The book is for three audiences: Yoga professionals, people with arthritis, and health professionals

33:59 Anyone can suffer from arthritis: 300,000 children have arthritis is the US. Self-concept is changed by arthritis as well as movement. A participant in Steffany’s research had arthritis in her twenties and it significantly affected her life as she was a dancer and gymnast.  Through yoga she came to realise she and her body could partners in dealing with the arthritis.

38:45 Steffany offers Teacher Training in Yoga for Arthritis. 3 Levels: 1st level – provides protocol for 8 week / 16 classes based on her research. Level 2: 1-1 mentoring for teachers, detailing how to teach. Level 3: 1 to 1 practice – yoga therapy.

Training in several cities in Us, starting a hybrid on-line programs

42:50 Open invitation to listeners to send questions to Steffany and she will try to answer them.

 

Contacts:

www.arthritis.yoga

FB: yoga4arthritis

info@arthritis.yoga

Book: “Yoga Therapy for Arthritis: A whole-person approach for Movement and Lifestyle” by Steffany Moonaz

Slow Postpartum with Jojo Hogan

Introduction to Jojo and Slow Postpartum

3:29 Slow Postpartum is the time after the birth of the baby and the women in taken care of by her community. Time  is 30-40 days of complete rest and care: support, nourishment, and time to heal and bond with the baby. Quite common in several cultures around the world.

When a women has a baby, the brain recalibrates and parts of the brain start interacting for the first time as the women becomes a mother. This transformation needs time, care, nourishment, healing, and making connection with the baby. Matriescence = moving from being a woman to being a mother.

8:00 Jojo teaches yoga classes to pregnant women. Yoga is helpful during the birth, and postpartum can also be helped by yoga but in a different form.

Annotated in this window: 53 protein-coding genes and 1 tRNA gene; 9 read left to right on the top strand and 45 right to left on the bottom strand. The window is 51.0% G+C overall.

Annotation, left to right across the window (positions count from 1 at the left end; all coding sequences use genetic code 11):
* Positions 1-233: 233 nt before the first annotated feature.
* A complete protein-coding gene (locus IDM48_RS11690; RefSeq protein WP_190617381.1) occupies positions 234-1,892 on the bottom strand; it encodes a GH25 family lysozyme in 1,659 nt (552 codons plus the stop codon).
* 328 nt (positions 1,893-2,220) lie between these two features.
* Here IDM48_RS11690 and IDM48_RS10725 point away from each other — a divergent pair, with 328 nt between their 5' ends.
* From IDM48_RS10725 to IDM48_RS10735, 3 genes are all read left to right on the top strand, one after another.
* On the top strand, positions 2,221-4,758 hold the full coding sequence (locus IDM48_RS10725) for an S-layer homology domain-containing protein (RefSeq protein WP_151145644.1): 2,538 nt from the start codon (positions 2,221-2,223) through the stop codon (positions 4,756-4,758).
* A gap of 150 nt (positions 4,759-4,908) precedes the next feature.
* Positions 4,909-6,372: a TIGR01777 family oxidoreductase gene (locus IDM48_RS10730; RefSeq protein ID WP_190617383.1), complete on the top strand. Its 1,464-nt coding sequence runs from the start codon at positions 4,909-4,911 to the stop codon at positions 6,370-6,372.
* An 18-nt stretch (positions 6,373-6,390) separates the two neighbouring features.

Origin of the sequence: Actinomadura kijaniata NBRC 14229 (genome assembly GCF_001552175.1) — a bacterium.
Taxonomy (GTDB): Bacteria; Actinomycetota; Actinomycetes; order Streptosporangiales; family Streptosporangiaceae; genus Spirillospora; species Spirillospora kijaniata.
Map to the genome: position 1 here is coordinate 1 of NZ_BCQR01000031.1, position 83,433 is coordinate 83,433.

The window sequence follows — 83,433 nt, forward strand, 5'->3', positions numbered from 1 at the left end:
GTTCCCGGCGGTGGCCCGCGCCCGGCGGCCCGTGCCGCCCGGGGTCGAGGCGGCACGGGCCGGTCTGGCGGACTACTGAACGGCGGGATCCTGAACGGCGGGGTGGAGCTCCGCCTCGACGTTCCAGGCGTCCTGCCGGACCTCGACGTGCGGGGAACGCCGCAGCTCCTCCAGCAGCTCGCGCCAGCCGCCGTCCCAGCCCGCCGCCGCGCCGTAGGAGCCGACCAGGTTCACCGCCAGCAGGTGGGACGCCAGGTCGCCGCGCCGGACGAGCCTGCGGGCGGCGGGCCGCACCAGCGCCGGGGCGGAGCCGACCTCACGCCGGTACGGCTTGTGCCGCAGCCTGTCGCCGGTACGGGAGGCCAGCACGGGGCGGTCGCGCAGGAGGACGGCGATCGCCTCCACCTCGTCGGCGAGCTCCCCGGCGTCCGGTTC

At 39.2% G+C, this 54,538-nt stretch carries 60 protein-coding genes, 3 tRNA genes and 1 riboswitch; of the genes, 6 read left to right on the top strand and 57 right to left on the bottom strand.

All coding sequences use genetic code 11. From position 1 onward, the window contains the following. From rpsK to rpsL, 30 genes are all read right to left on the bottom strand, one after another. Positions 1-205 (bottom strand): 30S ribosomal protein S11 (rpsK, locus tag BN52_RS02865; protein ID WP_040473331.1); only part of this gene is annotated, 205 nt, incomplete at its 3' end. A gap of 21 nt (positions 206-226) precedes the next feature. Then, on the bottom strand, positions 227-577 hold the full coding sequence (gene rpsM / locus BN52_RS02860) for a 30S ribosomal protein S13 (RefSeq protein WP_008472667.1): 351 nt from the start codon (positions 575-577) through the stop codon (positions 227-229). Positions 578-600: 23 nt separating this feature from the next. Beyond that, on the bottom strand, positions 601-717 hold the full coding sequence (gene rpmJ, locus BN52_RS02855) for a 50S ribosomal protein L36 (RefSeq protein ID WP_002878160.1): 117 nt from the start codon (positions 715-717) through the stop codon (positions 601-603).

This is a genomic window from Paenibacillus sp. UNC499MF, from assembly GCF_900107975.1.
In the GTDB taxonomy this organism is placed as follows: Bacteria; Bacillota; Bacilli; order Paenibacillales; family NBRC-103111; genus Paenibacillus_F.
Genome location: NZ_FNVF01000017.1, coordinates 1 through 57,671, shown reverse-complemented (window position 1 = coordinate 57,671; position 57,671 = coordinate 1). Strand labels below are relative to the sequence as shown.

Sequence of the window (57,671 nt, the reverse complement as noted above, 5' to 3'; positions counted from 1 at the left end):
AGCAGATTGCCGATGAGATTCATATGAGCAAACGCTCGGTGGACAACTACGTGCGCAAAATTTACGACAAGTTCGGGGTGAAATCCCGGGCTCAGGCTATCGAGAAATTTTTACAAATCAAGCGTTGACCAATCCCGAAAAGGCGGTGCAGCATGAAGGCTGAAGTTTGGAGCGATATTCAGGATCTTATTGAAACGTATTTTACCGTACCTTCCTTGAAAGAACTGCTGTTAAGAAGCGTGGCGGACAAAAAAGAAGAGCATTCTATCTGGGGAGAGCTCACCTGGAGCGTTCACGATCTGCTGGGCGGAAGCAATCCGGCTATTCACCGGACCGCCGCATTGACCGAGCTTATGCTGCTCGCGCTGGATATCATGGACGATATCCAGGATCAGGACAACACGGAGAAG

9:30 Pregnant and postpartum body are very different. Many new pregnant students coming to a yoga class are beginners. They have relaxin hormone in their bodies which loosens muscles, tendons, ligaments. Have to be careful not to push into the joints, hyperextension. Postpartum body is different: will still have relaxin for weeks or months. Body is very open from giving birth; the pelvic floor muscles have been greatly stretched. Body is open: physically, mentally and spiritually. Can’t do poses that they did before pregnancy for weeks or months. Need a teacher that understands the postpartum body.

13:49 Postpartum mums and bubs classes: very common for someone to be crying either babies or mums. Jojo recommends that they don’t come for at least 6 weeks. Mums are very sleep deprived, hormonal, anxious. The class is for the women; body needs caring, nourishing and yoga can be beneficial. They are told to make the class what they need it to be. Social interaction with other new mums is very important.

17:30 Helpful poses and contraindicated poses during this period. Women may have C-section scars, and/or separation of the rectus abdominus. So very slowly, methodically strengthen the abdominal muscles and pelvic floor. Contraindicated poses include twists, especially deep seated twists and plank  because they destabilise the core. Remain careful about pushing into the joints. Poses should close the pelvic area, not stretch it. Shoulder stretches are very helpful because of always holding the baby. Babies naturally do yoga as they stretch and move their bodies.

21:00 Jojo does offer her postpartum doula clients training in meditation. Women in the postpartum class are told to do savasana in any position that they want. They are to come into the present and just be with their baby.

23:08 Body in postpartum needs care, nourishing and support. Find a teacher that is familiar with the postpartum body’s needs. Shouldn’t return to pregnancy, gym or regular yoga classes  as they are not suitable for the postpartum body. Your baby is your yoga at this time. Motherhood is a deeply spiritual practice, you learn patience, accept how things are instead of how you want them to be, unlimited and unconditional love.